After an academic year unlike any other, thousands of families and high school seniors were hoping for a nice change of pace by finally hearing back from the universities they applied to. Instead, students were met with confusion and heartbreak as the admissions offices began to report some of their lowest acceptance rates ever.
While data for the UC Campuses won’t be available until the summer, private universities are already reflecting how difficult this year was for college applicants. USC narrowed its acceptance rate down to 12% from 16% last year, with a record-high number of applicants for the year. In the Ivy League, Harvard declined to 3.4%, Columbia to 3.7% and Yale to 4.6%. The elimination of standardized testing requirements in response to Covid-19 opened the floodgate for a new pool of qualified applicants to compete over an acceptance letter, leaving many students asking themselves what more does it take to enter a prestigious university? With so many questions being raised about the traditional college path, we’ve decided to provide more insight into the real value a college education brings you.
The competitive value of a college degree
Declining acceptance rates are nothing new for 4 year universities. Take a look at the UC school system over the past two decades for instance: admission rates have halved as the number of applicants competing for an acceptance letter have more than tripled. Across the country, more and more individuals see college as the only path to a stable and high paying career path, despite the employment rate for college grads stagnating.
Don’t get me wrong, a college education still offers a ton of value; it's just that there are now more job seekers with that same credential than ever before. Being educated alone doesn’t offer the same distinction that it used to in the past. Nowadays, job applicants are expected to not only possess a college degree, but also have insight that separates them from other graduates. Real world experience, training programs, self startups, and volunteer work are increasingly becoming more and more important to landing a job after college. Having a four year degree alone will no longer guarantee you work in the field you desire.
The perception of technical education
While four year universities are having trouble choosing between qualified applicants, the trade industry is undergoing the opposite problem. According to research conducted by Contracting Business, “the number of unfilled HVAC technician jobs is about 80,000 or 39% of technicians currently employed. On top of that, we’re suffering a net technician loss of about 8% or 20,000 per year.” If the trend away from technical education continues, “in five years we’ll be short another 100,000 technicians.”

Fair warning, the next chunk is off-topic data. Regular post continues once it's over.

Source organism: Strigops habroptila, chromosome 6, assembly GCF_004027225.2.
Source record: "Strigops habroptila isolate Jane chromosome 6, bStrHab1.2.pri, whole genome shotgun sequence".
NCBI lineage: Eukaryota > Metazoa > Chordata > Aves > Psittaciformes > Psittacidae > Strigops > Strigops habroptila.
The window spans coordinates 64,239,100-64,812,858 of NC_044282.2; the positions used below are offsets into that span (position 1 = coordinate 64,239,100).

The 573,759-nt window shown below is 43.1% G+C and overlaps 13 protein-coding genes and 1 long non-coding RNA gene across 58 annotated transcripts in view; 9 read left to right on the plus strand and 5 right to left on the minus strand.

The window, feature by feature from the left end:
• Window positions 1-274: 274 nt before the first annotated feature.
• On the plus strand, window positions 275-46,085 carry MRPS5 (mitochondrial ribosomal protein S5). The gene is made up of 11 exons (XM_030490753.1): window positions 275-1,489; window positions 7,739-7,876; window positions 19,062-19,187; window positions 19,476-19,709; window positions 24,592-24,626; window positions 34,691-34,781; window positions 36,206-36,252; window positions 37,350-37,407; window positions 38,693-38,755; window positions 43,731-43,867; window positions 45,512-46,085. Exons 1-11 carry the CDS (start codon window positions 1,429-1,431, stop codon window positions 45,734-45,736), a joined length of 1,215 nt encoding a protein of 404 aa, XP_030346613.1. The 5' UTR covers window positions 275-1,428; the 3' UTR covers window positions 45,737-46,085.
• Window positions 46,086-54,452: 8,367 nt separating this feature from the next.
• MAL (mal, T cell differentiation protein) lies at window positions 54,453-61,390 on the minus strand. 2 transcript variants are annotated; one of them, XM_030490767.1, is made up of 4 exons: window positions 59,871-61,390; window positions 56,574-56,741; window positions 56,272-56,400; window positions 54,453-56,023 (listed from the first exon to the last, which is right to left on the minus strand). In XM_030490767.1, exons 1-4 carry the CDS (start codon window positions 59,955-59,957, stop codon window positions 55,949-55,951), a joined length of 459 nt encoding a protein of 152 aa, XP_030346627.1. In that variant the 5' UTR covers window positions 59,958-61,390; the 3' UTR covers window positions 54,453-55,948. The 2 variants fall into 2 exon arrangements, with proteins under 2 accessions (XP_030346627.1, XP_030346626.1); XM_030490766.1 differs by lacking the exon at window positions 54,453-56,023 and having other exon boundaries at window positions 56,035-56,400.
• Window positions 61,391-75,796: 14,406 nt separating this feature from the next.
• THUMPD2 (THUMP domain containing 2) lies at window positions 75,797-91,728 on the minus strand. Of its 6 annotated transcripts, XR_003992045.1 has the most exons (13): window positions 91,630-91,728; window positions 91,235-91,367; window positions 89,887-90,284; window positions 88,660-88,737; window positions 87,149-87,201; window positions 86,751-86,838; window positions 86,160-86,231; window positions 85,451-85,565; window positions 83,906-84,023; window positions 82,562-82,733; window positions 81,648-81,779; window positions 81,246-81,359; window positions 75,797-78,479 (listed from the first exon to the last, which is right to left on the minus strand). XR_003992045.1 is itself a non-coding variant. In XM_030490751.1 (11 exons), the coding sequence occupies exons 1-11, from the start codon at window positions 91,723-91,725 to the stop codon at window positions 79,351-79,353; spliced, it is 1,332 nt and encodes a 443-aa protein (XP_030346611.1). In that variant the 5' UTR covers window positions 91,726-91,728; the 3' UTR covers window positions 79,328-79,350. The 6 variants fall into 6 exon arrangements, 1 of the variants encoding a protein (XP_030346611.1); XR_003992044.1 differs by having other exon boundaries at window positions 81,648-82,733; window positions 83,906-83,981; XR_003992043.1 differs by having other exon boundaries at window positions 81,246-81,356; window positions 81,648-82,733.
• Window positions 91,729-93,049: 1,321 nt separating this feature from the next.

Over the past two decades, more and more students have shifted away from technical education under the assumption that trade schools won’t set them up for successful long term careers. For many students fresh out of high school, a four year degree is seen as the only path towards a future career. In a student survey conducted by the construction firm BigRentz, researchers were shocked to find that only 11% of students believed they could receive a high paying job from trade school. A dismal 50% of high school seniors responded that there wasn’t a single benefit from technical education over a four year degree path.
This attitude towards careers like HVAC reveal the cultural misconception that’s fueling the shortage in qualified techs across the entire industry today. Although there’s a common belief that trade students will always be outclassed by a four year degree, the numbers tell a different story.
Trade school vs. college degree
When comparing these two career paths, a surprising trend surfaces. Not only are trade school graduates not far off from their university counterparts; they oftentimes have an advantage.
According to the numbers, 27% of trade school grads earn more than their university counterparts, while 21% are more likely to work in their field of study. This is because the technical skills you pick up from a trade school are directly related to the line of work you’ll pursue. While college degrees can be useful for showing you work ethic and general understanding of a subject, a trade school certification offers employers a better guarantee that you already possess the skills needed for the workplace.
That’s why when it comes to finding a job, technicians again come out on top by being 4% more employable than a job seeker with a college degree. On top of all that, the average cost of trade school is $100,000 less than your standard university tuition. That means that overtime a trade technician will accrue three times less debt than an undergraduate student, leaving you with more income in the long run.
The bottom line
As universities finish sending out their acceptance letters for the class of 2025, let's remind ourselves that this year's admission process was not all that different in comparison to years prior. Students will continue to compete against an ever widening pool of college applicants, as tuition rates continue to rise to meet the demand. On the opposite end of the spectrum, trade schools are hoping that new qualified candidates will even take the chance to consider them an option. Ultimately, your career decisions need to fit your needs and interests as a student. After reviewing the numbers, we hope you can make an informed decision that benefits you the most.